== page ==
6 Creative Instagrammers Who Make Art Inspired By Food Advertisement

6 Creative Instagrammers Who Make Art Inspired By Food

From Nutella lip balms to soaps that look like desserts, meet these creative minds behind some weird, yet stunning creations

By Isha Mayer  June 28th, 2021

Food outside of the kitchen has always been an exciting medium to dabble with. A recurring source of inspiration for many artists over the years, even today, some creators turn to food as their muse for their own style and vision. We came across six creative people who make unusual artwork, designs, products and sculptures that will make you stop and stare. They are either reimagining everyday food items and giving them a different meaning or taking inspiration from it and creating something you possibly couldn’t think of. If you’re a budding artist who has a penchant for art inspired by food, or you simply love art and food, it’s time to follow these Instagram accounts. 

1. Alon Art 

From reimagining the Nutella chocolate spread into an engagement ring, lip balm and candle to creating slippers with watermelon and the Google logo with jelly beans, Alon not only experiments with popular food chains and brands but also reimagines how food can be a part of daily use objects.


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A post shared by @alon_art

2. Chloe Wise 

The Montreal-based artist first gained recognition in 2014 after actor Bobbi Menuez walked into a Chanel event carrying a bagel bag made of fake cream cheese featuring faux Chanel detailing. All the guests turned their attention to it and questioned whether it was even real? Till today, food remains a primary source of inspiration for the artist.


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A post shared by Chloe Wise (@chloewise_)

This year, for her first solo show, Thank You For The Nice Fire in New York, the unrest caused due to the pandemic made the artist turn towards her loved ones and food as inspiration. Her stunning portraits were brought to life by captivating (and slightly strange) sculptures of hanging Caesar salad leaves as light fixtures with dressing and croutons oozing onto the floor, along with two sculptures of towering masses of melted butter atop glass-block pedestals. Materials like wax, urethane, plexi and oil paint were used to make these installations.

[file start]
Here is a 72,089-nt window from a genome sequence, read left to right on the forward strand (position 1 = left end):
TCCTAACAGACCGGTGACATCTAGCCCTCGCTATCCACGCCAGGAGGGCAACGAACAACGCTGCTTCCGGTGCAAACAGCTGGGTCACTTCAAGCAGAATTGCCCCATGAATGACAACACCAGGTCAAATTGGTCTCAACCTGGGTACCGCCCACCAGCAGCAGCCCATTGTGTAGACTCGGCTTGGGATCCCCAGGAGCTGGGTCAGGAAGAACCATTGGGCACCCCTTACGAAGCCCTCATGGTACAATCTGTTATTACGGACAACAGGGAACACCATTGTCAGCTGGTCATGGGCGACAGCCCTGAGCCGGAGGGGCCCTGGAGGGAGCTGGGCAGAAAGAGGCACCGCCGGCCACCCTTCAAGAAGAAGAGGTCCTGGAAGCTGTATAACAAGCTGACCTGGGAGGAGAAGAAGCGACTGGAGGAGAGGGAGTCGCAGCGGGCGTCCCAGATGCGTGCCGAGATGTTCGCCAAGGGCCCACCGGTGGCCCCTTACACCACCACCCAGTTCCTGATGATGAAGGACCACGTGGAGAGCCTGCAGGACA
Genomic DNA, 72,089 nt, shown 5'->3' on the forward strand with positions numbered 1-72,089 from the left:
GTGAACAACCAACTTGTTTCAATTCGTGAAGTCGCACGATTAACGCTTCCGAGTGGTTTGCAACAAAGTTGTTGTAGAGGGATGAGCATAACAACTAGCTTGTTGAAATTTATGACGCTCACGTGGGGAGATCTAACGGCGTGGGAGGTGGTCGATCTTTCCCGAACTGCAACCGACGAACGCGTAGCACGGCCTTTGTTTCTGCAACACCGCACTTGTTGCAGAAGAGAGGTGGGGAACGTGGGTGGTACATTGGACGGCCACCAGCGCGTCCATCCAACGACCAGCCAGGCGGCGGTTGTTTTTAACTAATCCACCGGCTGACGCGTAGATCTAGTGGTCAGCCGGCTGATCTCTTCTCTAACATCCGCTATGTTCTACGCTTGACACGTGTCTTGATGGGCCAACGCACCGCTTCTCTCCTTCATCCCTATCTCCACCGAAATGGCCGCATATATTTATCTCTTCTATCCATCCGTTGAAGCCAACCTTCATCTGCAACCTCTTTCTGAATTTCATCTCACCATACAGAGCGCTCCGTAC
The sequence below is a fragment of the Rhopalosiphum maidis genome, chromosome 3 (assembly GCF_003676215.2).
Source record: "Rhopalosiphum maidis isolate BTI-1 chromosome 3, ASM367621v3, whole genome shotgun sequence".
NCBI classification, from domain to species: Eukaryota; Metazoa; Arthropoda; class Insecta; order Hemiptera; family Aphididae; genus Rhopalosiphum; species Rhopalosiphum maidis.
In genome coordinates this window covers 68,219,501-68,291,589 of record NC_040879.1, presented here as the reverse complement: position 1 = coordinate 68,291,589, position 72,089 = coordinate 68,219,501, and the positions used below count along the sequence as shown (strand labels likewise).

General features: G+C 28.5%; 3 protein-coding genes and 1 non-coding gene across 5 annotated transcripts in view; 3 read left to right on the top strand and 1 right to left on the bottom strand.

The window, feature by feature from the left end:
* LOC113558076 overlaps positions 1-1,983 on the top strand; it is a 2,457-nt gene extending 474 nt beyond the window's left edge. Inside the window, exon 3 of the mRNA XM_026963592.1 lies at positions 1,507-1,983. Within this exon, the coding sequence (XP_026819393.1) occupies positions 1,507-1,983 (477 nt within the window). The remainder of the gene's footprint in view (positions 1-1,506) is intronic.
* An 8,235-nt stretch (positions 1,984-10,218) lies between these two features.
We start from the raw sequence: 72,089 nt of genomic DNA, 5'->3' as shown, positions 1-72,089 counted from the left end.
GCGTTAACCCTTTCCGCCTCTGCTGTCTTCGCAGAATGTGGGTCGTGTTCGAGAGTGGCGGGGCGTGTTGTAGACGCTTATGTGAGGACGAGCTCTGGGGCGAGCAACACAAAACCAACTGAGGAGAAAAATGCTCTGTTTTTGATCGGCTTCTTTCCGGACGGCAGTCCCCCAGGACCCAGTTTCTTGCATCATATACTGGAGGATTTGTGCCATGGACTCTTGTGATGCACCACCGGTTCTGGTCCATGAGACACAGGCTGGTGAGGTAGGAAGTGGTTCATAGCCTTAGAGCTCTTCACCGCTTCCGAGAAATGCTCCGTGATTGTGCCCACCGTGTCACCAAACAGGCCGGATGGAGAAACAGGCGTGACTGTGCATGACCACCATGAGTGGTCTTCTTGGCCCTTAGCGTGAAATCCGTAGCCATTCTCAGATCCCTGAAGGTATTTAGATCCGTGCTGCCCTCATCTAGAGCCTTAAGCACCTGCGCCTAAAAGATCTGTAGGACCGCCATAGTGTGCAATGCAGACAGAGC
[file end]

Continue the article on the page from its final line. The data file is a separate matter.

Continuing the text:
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A post shared by Chloe Wise (@chloewise_)

3. PelyushenkoCraft

Who knew bacon, eggs, and fruits could turn into crocheted pieces! With crochet as a rising trend, this artist makes knitted pieces taking inspiration from food and makes them look realistic. You can use these pieces to make jewellery or stitch them onto your outfits or accessory to add an edgy twist. 

4. Jesuso Ortiz 

If you’re fascinated with miniature art and drawings, you have to follow Jesuso Ortiz on Instagram. What he does is quite fascinating. He simply keeps a fruit or vegetable or any other ingredient on a sheet of paper and weaves it into his artwork by turning it into something else. For instance, a half-cut green apple becomes the face of an owl, a lettuce piece or half a lime becomes a skirt for a girl, or cherry tomatoes turn into balloons being dragged by a girl on a bicycle. Simple yet so inventive. 


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A post shared by J E S U S O (@jesuso_ortiz)

5. Gab Bois

The Montreal-based artist is known for taking ordinary objects in mundane settings and lending them an unconventional aesthetic. Think a banana used a headband or a handle of a bag, coffee beans as tablets, fruit loops in a beanie, lettuce sunglasses, and more. We won’t be surprised if you cant’ stop scrolling through her feed!


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A post shared by Gab Bois (@gabbois)

6. The Sass Bar

The Mumbai-based label by soap-maker Rishika Nayar makes soaps that look like cupcakes, popsicles, doughnuts, eclairs, and more. Made from organic ingredients, they look, smell, and feel like desserts. When Rishika came across a woman selling soaps with a fragrance of strawberry margarita and key lime pie in a market in Australia, she wondered why soaps can’t look like desserts. And that’s how her idea started taking shape. When she realised no one was doing it in India, she learned the art of soap-making, and The Sass Bar was established. Today, she is known for her feel-good dessert soaps.